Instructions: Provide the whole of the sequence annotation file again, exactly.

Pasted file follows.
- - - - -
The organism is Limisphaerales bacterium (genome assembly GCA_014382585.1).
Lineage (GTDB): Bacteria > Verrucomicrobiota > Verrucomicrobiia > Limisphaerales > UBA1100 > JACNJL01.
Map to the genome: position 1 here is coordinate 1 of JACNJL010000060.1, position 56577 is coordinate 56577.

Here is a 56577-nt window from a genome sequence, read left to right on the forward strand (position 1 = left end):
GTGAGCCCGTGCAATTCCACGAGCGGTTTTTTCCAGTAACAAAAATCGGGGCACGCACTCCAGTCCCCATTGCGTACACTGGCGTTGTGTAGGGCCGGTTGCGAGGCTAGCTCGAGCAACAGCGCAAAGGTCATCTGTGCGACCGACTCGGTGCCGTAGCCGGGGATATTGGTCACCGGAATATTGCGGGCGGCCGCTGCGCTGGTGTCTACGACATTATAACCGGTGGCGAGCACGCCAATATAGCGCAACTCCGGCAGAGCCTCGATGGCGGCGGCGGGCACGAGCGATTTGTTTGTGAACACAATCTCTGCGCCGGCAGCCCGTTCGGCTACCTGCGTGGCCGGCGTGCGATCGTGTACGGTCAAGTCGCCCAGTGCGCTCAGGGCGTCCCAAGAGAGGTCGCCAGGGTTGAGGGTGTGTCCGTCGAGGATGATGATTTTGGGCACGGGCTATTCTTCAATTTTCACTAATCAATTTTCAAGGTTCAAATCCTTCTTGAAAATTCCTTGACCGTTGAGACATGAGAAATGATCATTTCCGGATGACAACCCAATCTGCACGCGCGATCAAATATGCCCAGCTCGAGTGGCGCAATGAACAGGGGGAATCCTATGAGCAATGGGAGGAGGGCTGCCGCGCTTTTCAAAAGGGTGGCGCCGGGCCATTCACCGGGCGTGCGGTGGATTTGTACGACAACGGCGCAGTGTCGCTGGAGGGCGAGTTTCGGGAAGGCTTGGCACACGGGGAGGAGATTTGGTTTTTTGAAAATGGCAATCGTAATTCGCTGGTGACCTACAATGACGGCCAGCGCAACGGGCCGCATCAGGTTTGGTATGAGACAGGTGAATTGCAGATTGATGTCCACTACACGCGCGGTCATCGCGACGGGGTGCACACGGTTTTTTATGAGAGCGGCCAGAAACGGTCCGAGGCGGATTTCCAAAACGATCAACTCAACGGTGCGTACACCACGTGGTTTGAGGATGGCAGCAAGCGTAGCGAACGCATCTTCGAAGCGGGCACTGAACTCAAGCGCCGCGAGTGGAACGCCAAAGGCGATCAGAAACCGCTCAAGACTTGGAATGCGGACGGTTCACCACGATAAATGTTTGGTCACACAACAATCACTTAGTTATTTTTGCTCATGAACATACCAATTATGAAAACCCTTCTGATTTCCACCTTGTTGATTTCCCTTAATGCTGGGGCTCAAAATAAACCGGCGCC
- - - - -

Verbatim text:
The organism is Limisphaerales bacterium (genome assembly GCA_014382585.1).
Lineage (GTDB): Bacteria > Verrucomicrobiota > Verrucomicrobiia > Limisphaerales > UBA1100 > JACNJL01.
Map to the genome: position 1 here is coordinate 1 of JACNJL010000060.1, position 56577 is coordinate 56577.

Here is a 56577-nt window from a genome sequence, read left to right on the forward strand (position 1 = left end):
GTGAGCCCGTGCAATTCCACGAGCGGTTTTTTCCAGTAACAAAAATCGGGGCACGCACTCCAGTCCCCATTGCGTACACTGGCGTTGTGTAGGGCCGGTTGCGAGGCTAGCTCGAGCAACAGCGCAAAGGTCATCTGTGCGACCGACTCGGTGCCGTAGCCGGGGATATTGGTCACCGGAATATTGCGGGCGGCCGCTGCGCTGGTGTCTACGACATTATAACCGGTGGCGAGCACGCCAATATAGCGCAACTCCGGCAGAGCCTCGATGGCGGCGGCGGGCACGAGCGATTTGTTTGTGAACACAATCTCTGCGCCGGCAGCCCGTTCGGCTACCTGCGTGGCCGGCGTGCGATCGTGTACGGTCAAGTCGCCCAGTGCGCTCAGGGCGTCCCAAGAGAGGTCGCCAGGGTTGAGGGTGTGTCCGTCGAGGATGATGATTTTGGGCACGGGCTATTCTTCAATTTTCACTAATCAATTTTCAAGGTTCAAATCCTTCTTGAAAATTCCTTGACCGTTGAGACATGAGAAATGATCATTTCCGGATGACAACCCAATCTGCACGCGCGATCAAATATGCCCAGCTCGAGTGGCGCAATGAACAGGGGGAATCCTATGAGCAATGGGAGGAGGGCTGCCGCGCTTTTCAAAAGGGTGGCGCCGGGCCATTCACCGGGCGTGCGGTGGATTTGTACGACAACGGCGCAGTGTCGCTGGAGGGCGAGTTTCGGGAAGGCTTGGCACACGGGGAGGAGATTTGGTTTTTTGAAAATGGCAATCGTAATTCGCTGGTGACCTACAATGACGGCCAGCGCAACGGGCCGCATCAGGTTTGGTATGAGACAGGTGAATTGCAGATTGATGTCCACTACACGCGCGGTCATCGCGACGGGGTGCACACGGTTTTTTATGAGAGCGGCCAGAAACGGTCCGAGGCGGATTTCCAAAACGATCAACTCAACGGTGCGTACACCACGTGGTTTGAGGATGGCAGCAAGCGTAGCGAACGCATCTTCGAAGCGGGCACTGAACTCAAGCGCCGCGAGTGGAACGCCAAAGGCGATCAGAAACCGCTCAAGACTTGGAATGCGGACGGTTCACCACGATAAATGTTTGGTCACACAACAATCACTTAGTTATTTTTGCTCATGAACATACCAATTATGAAAACCCTTCTGATTTCCACCTTGTTGATTTCCCTTAATGCTGGGGCTCAAAATAAACCGGCGCC